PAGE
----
Cope Foundation today launched its annual festive fundraiser, “Cope’s Very Cork Christmas” which will raise much-needed funds for people with intellectual disabilities and/or autism and their families. It has been a tough year as Cope Foundation like every other disabilities organisation was forced to curtail its supports and services due to Covid-19. Its fundraising activities were also severely affected as a result of the situation. The Cork charity today announced details of its annual Christmas Draw campaign, ‘Cope’s Very Cork Christmas’ which this year takes place online due to Covid-19 and is set to be a Christmas Draw like no other.
Over the past nine months, people right across Cope Foundation have worked tirelessly to develop alternative ways to support individuals, and we have seen just how important technology can be when delivering services and supports; promoting independence; continuing learning, and providing people with options. Funds raised from the online draw will help Cope Foundation offer more assistive technology to its centres and services to empower people supported and make everyone more “connected” during the Covid-19 pandemic. During the Covid-19 pandemic, many people we support are unable to see their loved ones due to visitor restrictions. People attending day services are getting limited opportunities to attend their service physically and have face-to-face interactions with their key workers and peers. Unfortunately, even when we make some of our services and supports available online, the people we support cannot avail of these as they don’t have access to the necessary technology needed. It is so apparent that access to technology is integral if we want to empower and enable the people we support during and beyond the Covid-19 pandemic.
Sean Abbott, Chief Executive of Cope Foundation, says they can see the vital role technology plays in the lives of the people they support – “The challenges we faced have been immense and unprecedented. The people we support, their families and our colleagues have had to deal with so much uncertainty, upheaval and change. It has been a privilege to witness the ongoing commitment and resilience shown right across the organisation from colleagues making personal sacrifices that impact their home and personal life to do their job; to people we support learning new ways of doing things and demonstrating remarkable strength and adaptability; to families who have had to manage with reduced services, no respite, and limited transport. This current pandemic has been an opportunity for us to engage with creative uses for everyday technologies that can support people with disabilities, their families and those who support them during the Covid-19 situation and beyond. I’m hopeful the public will get behind our campaign this Christmas so that people we support can become more “connected” and empowered to deal with the Covid-19 pandemic as best they can.”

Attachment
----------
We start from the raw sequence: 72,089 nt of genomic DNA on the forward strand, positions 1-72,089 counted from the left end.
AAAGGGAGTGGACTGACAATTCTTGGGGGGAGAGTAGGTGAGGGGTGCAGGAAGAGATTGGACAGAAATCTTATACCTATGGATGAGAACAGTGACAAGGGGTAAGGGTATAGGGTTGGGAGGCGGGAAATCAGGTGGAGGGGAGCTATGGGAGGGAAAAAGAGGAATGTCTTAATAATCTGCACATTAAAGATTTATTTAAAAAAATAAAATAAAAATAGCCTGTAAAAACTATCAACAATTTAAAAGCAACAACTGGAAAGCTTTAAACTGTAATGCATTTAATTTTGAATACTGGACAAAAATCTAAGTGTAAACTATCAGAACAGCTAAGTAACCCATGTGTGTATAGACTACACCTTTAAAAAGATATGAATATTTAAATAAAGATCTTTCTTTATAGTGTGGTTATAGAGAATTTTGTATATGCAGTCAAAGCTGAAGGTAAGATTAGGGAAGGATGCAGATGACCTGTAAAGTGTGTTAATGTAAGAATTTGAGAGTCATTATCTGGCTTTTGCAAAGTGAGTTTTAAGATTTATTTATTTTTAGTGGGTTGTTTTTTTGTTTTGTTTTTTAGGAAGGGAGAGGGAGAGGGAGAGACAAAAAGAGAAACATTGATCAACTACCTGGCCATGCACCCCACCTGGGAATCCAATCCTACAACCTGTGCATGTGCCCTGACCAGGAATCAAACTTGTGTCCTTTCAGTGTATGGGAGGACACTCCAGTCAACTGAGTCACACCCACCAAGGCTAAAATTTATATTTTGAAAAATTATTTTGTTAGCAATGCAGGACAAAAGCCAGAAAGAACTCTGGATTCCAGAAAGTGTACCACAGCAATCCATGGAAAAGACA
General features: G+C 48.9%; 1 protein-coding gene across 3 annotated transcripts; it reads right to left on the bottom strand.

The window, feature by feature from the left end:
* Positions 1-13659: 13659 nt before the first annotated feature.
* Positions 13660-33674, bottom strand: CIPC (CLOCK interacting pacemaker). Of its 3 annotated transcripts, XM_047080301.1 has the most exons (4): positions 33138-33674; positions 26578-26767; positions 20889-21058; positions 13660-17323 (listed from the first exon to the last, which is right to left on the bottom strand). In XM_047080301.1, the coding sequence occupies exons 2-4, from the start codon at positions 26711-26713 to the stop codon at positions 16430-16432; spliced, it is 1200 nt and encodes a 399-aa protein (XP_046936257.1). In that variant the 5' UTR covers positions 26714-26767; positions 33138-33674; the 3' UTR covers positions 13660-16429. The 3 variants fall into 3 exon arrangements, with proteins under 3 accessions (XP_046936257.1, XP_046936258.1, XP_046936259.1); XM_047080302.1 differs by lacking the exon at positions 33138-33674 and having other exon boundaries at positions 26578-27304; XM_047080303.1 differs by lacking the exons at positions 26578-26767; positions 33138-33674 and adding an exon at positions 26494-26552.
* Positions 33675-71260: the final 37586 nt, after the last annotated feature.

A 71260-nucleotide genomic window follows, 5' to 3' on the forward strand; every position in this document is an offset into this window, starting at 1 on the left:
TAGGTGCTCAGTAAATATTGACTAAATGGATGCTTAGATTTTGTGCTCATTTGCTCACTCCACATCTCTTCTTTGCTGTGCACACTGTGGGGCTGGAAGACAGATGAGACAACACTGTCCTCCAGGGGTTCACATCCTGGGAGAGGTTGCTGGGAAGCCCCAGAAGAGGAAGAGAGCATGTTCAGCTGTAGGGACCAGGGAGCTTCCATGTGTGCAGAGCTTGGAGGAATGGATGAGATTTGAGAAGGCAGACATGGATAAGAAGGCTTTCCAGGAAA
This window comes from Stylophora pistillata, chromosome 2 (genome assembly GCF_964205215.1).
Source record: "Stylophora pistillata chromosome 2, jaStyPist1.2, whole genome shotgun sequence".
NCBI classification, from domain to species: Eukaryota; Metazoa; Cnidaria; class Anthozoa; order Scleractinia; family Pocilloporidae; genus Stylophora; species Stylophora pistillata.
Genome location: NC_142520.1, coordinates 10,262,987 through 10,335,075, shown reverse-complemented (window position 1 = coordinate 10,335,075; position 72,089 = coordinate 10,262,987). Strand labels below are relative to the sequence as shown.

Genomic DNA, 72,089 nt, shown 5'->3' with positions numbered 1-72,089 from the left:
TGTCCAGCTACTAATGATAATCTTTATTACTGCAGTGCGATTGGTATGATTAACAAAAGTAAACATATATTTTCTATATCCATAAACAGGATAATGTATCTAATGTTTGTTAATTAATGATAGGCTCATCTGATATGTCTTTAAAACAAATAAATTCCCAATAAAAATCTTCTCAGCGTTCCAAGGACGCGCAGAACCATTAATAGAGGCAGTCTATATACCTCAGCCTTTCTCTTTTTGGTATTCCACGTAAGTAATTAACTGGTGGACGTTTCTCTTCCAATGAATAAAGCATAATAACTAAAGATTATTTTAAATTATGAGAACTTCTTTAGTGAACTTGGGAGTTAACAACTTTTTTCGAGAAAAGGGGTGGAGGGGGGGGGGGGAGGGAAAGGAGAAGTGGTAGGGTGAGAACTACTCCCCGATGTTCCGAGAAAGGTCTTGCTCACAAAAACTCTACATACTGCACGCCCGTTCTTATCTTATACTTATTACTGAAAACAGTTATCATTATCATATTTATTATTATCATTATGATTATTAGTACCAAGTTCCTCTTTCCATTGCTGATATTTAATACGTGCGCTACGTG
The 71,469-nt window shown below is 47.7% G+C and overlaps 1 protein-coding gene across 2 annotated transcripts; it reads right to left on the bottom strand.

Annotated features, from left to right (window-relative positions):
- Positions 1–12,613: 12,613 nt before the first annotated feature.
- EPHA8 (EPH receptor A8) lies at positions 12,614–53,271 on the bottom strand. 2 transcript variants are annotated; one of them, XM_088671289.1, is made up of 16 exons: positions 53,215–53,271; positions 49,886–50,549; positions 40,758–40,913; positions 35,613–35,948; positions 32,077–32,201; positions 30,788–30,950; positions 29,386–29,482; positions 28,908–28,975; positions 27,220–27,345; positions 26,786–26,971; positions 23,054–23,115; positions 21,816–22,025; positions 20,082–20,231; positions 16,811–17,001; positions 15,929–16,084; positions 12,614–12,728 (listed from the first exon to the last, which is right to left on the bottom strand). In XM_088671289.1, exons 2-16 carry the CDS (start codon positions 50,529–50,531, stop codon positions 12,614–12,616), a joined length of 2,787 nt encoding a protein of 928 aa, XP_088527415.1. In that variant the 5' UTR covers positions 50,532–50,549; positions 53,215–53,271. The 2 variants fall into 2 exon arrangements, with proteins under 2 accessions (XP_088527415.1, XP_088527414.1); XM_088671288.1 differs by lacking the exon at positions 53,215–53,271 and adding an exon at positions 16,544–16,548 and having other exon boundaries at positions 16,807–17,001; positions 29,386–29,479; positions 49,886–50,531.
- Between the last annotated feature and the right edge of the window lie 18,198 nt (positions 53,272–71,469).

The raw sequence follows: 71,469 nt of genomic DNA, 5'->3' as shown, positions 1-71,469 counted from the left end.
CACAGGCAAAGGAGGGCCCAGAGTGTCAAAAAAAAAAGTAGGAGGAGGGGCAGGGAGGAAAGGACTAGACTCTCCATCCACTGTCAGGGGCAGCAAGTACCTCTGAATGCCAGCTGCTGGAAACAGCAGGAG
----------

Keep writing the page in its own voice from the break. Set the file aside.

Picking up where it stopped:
One such centre that has embraced new technologies is Rosbarra, a residential centre in Cork city. Fiona lives here and uses the latest technology to keep up to date with the news from her family in Cork and across the globe – “I get to see them every day as they live so far away (America and Australia). I might watch The Late Late Show on Friday night and so will my sister in America – and then we can chat about it the next day when we have a call. I love music and dancing, I like to sing really loudly to songs played on the Echo Show, and now that we have the Google Chromecast we can see the singers of the songs on the big TV and even read the words to sing Karaoke, and that is the best fun of the week. The staff even sing, but they are not as good singers like me!”
Entry to the Christmas Draw is online at www.idonate.ie/raffle/